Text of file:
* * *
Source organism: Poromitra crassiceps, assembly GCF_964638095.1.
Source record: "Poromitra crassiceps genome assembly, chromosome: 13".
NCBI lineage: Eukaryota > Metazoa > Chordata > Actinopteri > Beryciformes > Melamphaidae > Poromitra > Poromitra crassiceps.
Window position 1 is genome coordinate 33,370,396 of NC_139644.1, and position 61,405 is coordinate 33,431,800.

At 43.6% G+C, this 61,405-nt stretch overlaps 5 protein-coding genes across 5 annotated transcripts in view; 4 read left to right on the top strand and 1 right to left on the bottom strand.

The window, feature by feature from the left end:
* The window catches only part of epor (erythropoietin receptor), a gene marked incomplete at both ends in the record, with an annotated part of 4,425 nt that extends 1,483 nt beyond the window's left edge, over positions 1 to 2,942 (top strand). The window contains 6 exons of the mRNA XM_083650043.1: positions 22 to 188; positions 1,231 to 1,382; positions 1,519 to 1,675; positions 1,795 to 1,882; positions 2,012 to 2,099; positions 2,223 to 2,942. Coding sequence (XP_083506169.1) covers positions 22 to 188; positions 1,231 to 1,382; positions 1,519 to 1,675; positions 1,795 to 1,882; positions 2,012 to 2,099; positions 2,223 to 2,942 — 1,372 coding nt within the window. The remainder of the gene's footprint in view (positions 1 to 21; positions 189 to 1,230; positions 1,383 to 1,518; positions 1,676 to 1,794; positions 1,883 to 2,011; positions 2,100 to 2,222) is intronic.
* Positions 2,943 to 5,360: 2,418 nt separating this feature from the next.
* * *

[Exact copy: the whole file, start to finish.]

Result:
Source organism: Poromitra crassiceps, assembly GCF_964638095.1.
Source record: "Poromitra crassiceps genome assembly, chromosome: 13".
NCBI lineage: Eukaryota > Metazoa > Chordata > Actinopteri > Beryciformes > Melamphaidae > Poromitra > Poromitra crassiceps.
Window position 1 is genome coordinate 33,370,396 of NC_139644.1, and position 61,405 is coordinate 33,431,800.

At 43.6% G+C, this 61,405-nt stretch overlaps 5 protein-coding genes across 5 annotated transcripts in view; 4 read left to right on the top strand and 1 right to left on the bottom strand.

The window, feature by feature from the left end:
* The window catches only part of epor (erythropoietin receptor), a gene marked incomplete at both ends in the record, with an annotated part of 4,425 nt that extends 1,483 nt beyond the window's left edge, over positions 1 to 2,942 (top strand). The window contains 6 exons of the mRNA XM_083650043.1: positions 22 to 188; positions 1,231 to 1,382; positions 1,519 to 1,675; positions 1,795 to 1,882; positions 2,012 to 2,099; positions 2,223 to 2,942. Coding sequence (XP_083506169.1) covers positions 22 to 188; positions 1,231 to 1,382; positions 1,519 to 1,675; positions 1,795 to 1,882; positions 2,012 to 2,099; positions 2,223 to 2,942 — 1,372 coding nt within the window. The remainder of the gene's footprint in view (positions 1 to 21; positions 189 to 1,230; positions 1,383 to 1,518; positions 1,676 to 1,794; positions 1,883 to 2,011; positions 2,100 to 2,222) is intronic.
* Positions 2,943 to 5,360: 2,418 nt separating this feature from the next.